Church of England makes decision on gay marriage
The Church of England has rejected demands to alter its doctrine of holy matrimony, which states that marriage can only be performed between a man and a woman, and has refused to allow clergy to conduct same-sex marriages.
In a proposal published on the church’s website on Wednesday, bishops instead suggested that they could allow the blessing of gay unions in which couples had been married in a civil ceremony. They stressed, however, that this service would be voluntary for clergy members, and those theologically opposed could freely opt out.
“For the first time, people in same-sex [civil] marriages, in civil partnerships, can come to the church for their relationships to be acknowledged, dedicated, and they can receive God’s blessing,” explained Archbishop of York Stephen Cottrell in an interview with BBC Radio 4. He added that this was “a real step forward” and “something really important,” noting that it was “not the end of the journey.”
The archbishop admitted, however, that the move is “not everything that everybody wants” and is likely to frustrate activists who claim the church’s stance on gay marriage causes immense harm to the LGBTQ community.
Meanwhile, Justin Welby, the archbishop of Canterbury, noted that the bishops’ decision reflects the “diversity of views in the Church of England on questions of sexuality, relationships and marriage” but acknowledged that the proposal may cause controversy.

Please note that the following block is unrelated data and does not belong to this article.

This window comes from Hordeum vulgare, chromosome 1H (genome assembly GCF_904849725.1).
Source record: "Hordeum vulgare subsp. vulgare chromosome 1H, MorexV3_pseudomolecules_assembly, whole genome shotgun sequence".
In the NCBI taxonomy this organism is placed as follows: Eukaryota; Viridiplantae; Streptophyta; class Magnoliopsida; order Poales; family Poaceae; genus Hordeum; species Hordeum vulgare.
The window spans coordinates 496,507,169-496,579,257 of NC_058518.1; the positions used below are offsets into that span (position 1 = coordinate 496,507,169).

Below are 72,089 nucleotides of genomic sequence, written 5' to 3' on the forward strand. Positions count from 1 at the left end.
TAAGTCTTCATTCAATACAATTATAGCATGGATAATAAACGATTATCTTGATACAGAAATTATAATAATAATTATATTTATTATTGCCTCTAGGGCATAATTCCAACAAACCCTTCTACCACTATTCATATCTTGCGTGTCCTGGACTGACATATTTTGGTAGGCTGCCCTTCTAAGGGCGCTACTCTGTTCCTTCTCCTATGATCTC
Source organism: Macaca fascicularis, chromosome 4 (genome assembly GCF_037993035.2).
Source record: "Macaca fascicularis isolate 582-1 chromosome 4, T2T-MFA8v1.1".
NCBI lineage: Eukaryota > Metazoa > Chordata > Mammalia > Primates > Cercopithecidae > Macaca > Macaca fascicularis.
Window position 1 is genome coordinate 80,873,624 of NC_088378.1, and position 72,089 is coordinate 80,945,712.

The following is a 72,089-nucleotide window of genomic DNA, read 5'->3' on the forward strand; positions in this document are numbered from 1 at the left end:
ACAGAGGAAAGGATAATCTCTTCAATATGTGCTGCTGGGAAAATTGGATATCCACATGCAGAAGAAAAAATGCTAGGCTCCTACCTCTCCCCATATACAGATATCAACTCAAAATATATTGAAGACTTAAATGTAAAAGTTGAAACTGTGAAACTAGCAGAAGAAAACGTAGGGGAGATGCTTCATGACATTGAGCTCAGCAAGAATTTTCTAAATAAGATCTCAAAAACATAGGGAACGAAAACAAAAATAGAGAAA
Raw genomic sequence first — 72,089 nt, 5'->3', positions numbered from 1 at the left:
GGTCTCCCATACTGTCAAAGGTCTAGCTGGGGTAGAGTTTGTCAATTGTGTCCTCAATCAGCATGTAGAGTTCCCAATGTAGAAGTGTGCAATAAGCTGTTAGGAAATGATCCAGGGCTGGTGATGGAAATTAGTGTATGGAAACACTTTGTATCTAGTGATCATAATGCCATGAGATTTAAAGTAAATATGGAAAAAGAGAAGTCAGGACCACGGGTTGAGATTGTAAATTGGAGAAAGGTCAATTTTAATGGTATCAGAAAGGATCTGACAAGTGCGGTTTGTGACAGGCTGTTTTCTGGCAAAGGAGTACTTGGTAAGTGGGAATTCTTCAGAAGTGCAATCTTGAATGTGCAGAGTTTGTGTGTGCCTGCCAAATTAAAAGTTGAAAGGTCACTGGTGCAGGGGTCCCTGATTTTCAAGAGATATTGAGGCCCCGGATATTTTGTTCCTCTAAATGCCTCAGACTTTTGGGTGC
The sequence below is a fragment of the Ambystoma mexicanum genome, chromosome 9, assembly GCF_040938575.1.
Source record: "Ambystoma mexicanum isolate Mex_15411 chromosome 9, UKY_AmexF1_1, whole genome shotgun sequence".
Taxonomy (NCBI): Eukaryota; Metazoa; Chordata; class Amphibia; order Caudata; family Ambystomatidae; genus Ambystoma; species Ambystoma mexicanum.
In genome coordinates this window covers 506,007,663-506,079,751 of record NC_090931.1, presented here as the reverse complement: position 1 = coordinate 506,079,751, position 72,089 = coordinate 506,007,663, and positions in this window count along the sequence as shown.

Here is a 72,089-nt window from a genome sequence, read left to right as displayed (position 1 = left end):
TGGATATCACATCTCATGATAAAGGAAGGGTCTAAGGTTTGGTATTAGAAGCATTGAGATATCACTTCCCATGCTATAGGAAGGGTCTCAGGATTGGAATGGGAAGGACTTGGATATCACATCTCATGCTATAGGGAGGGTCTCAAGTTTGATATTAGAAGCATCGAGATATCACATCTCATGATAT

“I am under no illusions that what we are proposing today will appear to go too far for some and not nearly far enough for others, but it is my hope that what we have agreed will be received in a spirit of generosity, seeking the common good,” Welby said.
The church also said bishops plan to issue a formal apology to LGBTQ people later this week for the “rejection, exclusion and hostility” they have felt from within the church.
The proposal comes after bishops conducted a series of meetings in recent months to discuss the question of same-sex marriage – a topic of heated debate within the church over the past five years. The Church of England’s governing body, the General Synod, is expected to discuss the proposals in further detail and possibly rule on their adoption during its next meeting in early February.